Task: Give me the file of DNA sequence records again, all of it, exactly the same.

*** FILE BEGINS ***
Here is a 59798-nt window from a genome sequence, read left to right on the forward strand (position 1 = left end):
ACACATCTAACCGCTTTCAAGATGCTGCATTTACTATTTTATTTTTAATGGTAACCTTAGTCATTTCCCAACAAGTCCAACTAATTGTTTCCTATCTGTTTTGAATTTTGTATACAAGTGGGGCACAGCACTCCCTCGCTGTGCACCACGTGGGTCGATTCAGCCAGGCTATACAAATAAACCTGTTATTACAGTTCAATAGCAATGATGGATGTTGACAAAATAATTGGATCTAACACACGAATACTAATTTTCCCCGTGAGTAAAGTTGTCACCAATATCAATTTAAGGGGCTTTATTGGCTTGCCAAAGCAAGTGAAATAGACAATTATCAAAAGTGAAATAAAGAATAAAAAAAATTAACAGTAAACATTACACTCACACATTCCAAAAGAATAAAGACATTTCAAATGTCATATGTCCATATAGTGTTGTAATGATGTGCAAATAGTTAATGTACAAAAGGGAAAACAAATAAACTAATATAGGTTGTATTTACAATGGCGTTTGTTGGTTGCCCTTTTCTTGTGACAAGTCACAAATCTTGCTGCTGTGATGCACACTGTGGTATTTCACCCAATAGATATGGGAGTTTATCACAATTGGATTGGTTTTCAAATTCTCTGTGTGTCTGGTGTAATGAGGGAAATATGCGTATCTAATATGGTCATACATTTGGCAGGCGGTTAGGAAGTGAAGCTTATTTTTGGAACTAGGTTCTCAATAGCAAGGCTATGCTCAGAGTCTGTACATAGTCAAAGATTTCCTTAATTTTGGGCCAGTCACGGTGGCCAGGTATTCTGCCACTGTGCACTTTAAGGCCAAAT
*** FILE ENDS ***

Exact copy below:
Here is a 59798-nt window from a genome sequence, read left to right on the forward strand (position 1 = left end):
ACACATCTAACCGCTTTCAAGATGCTGCATTTACTATTTTATTTTTAATGGTAACCTTAGTCATTTCCCAACAAGTCCAACTAATTGTTTCCTATCTGTTTTGAATTTTGTATACAAGTGGGGCACAGCACTCCCTCGCTGTGCACCACGTGGGTCGATTCAGCCAGGCTATACAAATAAACCTGTTATTACAGTTCAATAGCAATGATGGATGTTGACAAAATAATTGGATCTAACACACGAATACTAATTTTCCCCGTGAGTAAAGTTGTCACCAATATCAATTTAAGGGGCTTTATTGGCTTGCCAAAGCAAGTGAAATAGACAATTATCAAAAGTGAAATAAAGAATAAAAAAAATTAACAGTAAACATTACACTCACACATTCCAAAAGAATAAAGACATTTCAAATGTCATATGTCCATATAGTGTTGTAATGATGTGCAAATAGTTAATGTACAAAAGGGAAAACAAATAAACTAATATAGGTTGTATTTACAATGGCGTTTGTTGGTTGCCCTTTTCTTGTGACAAGTCACAAATCTTGCTGCTGTGATGCACACTGTGGTATTTCACCCAATAGATATGGGAGTTTATCACAATTGGATTGGTTTTCAAATTCTCTGTGTGTCTGGTGTAATGAGGGAAATATGCGTATCTAATATGGTCATACATTTGGCAGGCGGTTAGGAAGTGAAGCTTATTTTTGGAACTAGGTTCTCAATAGCAAGGCTATGCTCAGAGTCTGTACATAGTCAAAGATTTCCTTAATTTTGGGCCAGTCACGGTGGCCAGGTATTCTGCCACTGTGCACTTTAAGGCCAAAT